Last Updated on May 5, 2015, by eNotes Editorial. Word Count: 895
Even the title of Duong’s third novel, Paradise of the Blind, is itself an attack on the Communist government which took over Vietnam after the country’s war with the United States ended in 1975. The novel has no “paradise” but exists only as a dystopia, and not one of the characters is blind. The title refers to Communist leaders, who publicly spoke of and pretended to create what they called a “peasants’ paradise” or a “workers’ paradise,” but were clearly failing in Vietnam, as they were in other Communist countries. There is no paradise; there are only blind people promoting a paradise based on a flawed political theory, which can never succeed.
Duong constructs this novel as a political allegory around the three main characters. Hang, the young girl who is experiencing a coming-of-age, represents postwar Vietnam, and the two women who control her represent the political struggle occurring in Vietnam after the Vietnam War. Hang’s mother, Que, is the traditional Vietnamese who has “lost” after acquiescing to the circumstances of the war by giving herself over to the will of the Communists. She does this literally in the plot when she sends her husband off into hiding. The other woman, Aunt Tam, the sister of Hang’s exiled father, represents capitalism and democracy, but she also cannot succeed; she can only maneuver and buy into the corruption and bribery of the political and economic system in various ways as the plot enfolds.
At the end of the novel, Que loses her leg in a freak accident that is not her fault, and is left handicapped forever. Tam simply dies from hard work and her inability to make peace and survive within the Communist system. Both women spend their lives hating each other and maneuvering for the love and attention of Hang, and in so doing they destroy any chance Hang has for a successful, happy, and peaceful future. Such is the state of Vietnam.
Similarly, the two main male characters in the novel are also allegorical figures. Hang’s father, Ton, is an honorable, French-educated, intelligent, handsome, and resourceful schoolteacher. He is the French-American male power figure who would change the country’s government into a democracy with freedom, human rights, and capitalism. In contrast with him, his brother-in-law, Que’s brother Chinh, is a Communist who espouses a great ideology but behaves with little morality. He fails to take care of his family, and he ruins Que’s chance for happiness by forcing her to drive her own husband, Ton, into exile in the north. Here, Ton takes refuge among the Hmong, a traditional Vietnamese tribal minority, who take him in and provide shelter and safety. Ton eventually kills himself after a failed attempt to take care of his wife and daughter. His death represents the passing possibility of Vietnam’s political identity and success as a Western-style democracy.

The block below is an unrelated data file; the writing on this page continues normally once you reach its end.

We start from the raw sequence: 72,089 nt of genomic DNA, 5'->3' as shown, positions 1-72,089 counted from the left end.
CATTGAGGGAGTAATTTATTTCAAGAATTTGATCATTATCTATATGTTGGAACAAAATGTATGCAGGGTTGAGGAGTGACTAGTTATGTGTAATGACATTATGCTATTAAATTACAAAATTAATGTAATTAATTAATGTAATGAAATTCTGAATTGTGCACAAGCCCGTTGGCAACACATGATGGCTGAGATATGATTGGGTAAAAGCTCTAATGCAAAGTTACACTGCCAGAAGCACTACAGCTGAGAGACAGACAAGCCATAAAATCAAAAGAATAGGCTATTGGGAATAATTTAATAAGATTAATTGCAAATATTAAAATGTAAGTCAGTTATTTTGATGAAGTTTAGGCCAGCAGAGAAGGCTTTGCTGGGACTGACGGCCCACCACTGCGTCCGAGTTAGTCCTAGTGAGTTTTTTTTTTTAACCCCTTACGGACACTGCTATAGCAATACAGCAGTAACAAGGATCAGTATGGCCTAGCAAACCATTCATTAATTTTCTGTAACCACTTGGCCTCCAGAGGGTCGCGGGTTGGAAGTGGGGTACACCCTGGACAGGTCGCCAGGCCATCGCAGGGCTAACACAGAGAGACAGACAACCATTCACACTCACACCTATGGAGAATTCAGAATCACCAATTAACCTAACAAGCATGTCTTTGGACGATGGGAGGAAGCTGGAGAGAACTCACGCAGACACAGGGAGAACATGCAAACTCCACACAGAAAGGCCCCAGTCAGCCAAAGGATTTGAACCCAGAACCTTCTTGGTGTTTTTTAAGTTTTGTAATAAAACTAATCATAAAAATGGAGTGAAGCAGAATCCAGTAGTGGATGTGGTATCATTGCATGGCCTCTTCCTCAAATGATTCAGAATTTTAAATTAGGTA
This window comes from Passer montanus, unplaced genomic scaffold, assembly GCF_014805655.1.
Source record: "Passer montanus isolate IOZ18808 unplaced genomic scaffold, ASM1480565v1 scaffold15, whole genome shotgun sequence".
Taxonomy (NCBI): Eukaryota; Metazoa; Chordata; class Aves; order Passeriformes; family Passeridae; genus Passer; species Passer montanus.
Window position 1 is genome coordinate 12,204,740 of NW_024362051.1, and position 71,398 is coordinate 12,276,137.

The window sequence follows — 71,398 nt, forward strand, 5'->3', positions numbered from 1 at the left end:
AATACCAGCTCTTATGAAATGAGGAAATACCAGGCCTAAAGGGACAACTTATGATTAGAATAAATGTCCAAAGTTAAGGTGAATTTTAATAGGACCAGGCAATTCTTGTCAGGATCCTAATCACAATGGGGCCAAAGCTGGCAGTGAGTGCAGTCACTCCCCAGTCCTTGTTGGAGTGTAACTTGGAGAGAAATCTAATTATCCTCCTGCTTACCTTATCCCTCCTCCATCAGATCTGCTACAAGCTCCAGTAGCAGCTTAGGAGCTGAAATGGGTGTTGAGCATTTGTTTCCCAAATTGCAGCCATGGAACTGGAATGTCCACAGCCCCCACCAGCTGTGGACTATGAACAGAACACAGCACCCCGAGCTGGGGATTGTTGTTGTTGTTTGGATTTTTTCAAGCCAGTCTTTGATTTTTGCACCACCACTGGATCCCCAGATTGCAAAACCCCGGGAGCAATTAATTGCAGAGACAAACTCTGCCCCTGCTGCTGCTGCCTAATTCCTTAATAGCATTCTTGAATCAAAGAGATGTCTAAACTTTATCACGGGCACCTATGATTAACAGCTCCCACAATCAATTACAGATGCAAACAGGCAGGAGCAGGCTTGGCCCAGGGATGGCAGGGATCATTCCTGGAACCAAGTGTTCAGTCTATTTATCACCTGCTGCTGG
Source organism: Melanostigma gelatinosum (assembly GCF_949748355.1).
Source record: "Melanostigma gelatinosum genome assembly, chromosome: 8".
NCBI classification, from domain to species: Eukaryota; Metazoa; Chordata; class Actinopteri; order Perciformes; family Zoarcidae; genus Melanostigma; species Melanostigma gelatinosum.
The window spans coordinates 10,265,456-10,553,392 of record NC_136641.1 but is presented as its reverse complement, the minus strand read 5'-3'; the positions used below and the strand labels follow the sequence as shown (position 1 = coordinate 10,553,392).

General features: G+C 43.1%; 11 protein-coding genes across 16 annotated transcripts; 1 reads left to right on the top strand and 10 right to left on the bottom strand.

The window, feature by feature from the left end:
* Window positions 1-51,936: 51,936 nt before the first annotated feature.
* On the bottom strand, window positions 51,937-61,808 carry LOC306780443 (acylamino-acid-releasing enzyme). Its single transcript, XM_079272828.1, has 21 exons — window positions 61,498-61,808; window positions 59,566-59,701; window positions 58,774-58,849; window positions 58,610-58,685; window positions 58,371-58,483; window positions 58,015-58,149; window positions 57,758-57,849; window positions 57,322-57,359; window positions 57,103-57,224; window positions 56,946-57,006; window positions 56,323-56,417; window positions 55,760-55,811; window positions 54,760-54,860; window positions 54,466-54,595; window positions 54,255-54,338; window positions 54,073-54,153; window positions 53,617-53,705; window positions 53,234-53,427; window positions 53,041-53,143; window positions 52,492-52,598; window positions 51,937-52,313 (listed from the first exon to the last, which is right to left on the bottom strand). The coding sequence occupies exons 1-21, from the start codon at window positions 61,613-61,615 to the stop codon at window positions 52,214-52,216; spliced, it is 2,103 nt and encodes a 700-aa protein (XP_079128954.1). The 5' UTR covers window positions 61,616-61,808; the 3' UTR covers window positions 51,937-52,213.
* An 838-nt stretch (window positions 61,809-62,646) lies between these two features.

Uncle Chinh, the Communist character, turns into the villain of the novel, with little or no goodness to his credit. Living in Russia, he survives there as something of a lackey and servant to foreign students at a university. After Hang completes her college education, paid for entirely by Aunt Tam, she, too, visits Russia as a “guest worker,” where she is summoned to see her uncle. Here he betrays her and leaves her in a room with a group of Russian men, who presumably rape her after he exits, though the narrative does not explicitly record this. Though absent from most of Hang’s daily life, Chinh is always somewhere in the background, causing trouble, and he surfaces only when he needs something from...
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Tam, which usually turns out to be the money that she has earned, penny by penny, as a street vendor. Duong’s meaning is entirely clear: Uncle Chinh represents the greed and corruption of the Communist government.
Duong does not provide a chronological narrative of all of these events. Rather, the novel begins late in the action, when Hang is living in Russia and is summoned to visit Uncle Chinh. Hang visits him out of obedience to the traditional Vietnamese values of families, but she does so to her own detriment. Again, the political commentary shows how following the ways of the past will damn Vietnam as effectively as trying to make Communism work or resurrecting the ideals of the French and Americans. As Hang travels within Russia to find her uncle, Duong provides numerous flashbacks of Hang’s childhood in order to reveal the political intrigue surrounding the main character.
Vietnamese government censors objected to this novel, but their concern was probably not with its underlying political allegory. In her first two novels, Duong had written of the problems in the country, and her Communist characters did not fare well, but she was not subjected to censorship. However, in the first chapters of Paradise of the Blind, she explicitly focuses on one particular aspect of Communist ideology: land reform. Duong reveals several important ways in which everyone was victimized by this so-called reform and how no one benefited from it. It is noteworthy that the government itself gave up on land reform about the same time that the novel appeared. The Communists were evidently willing to change a misguided policy, but they were not willing for their policy to be publicly criticized in Duong’s novel.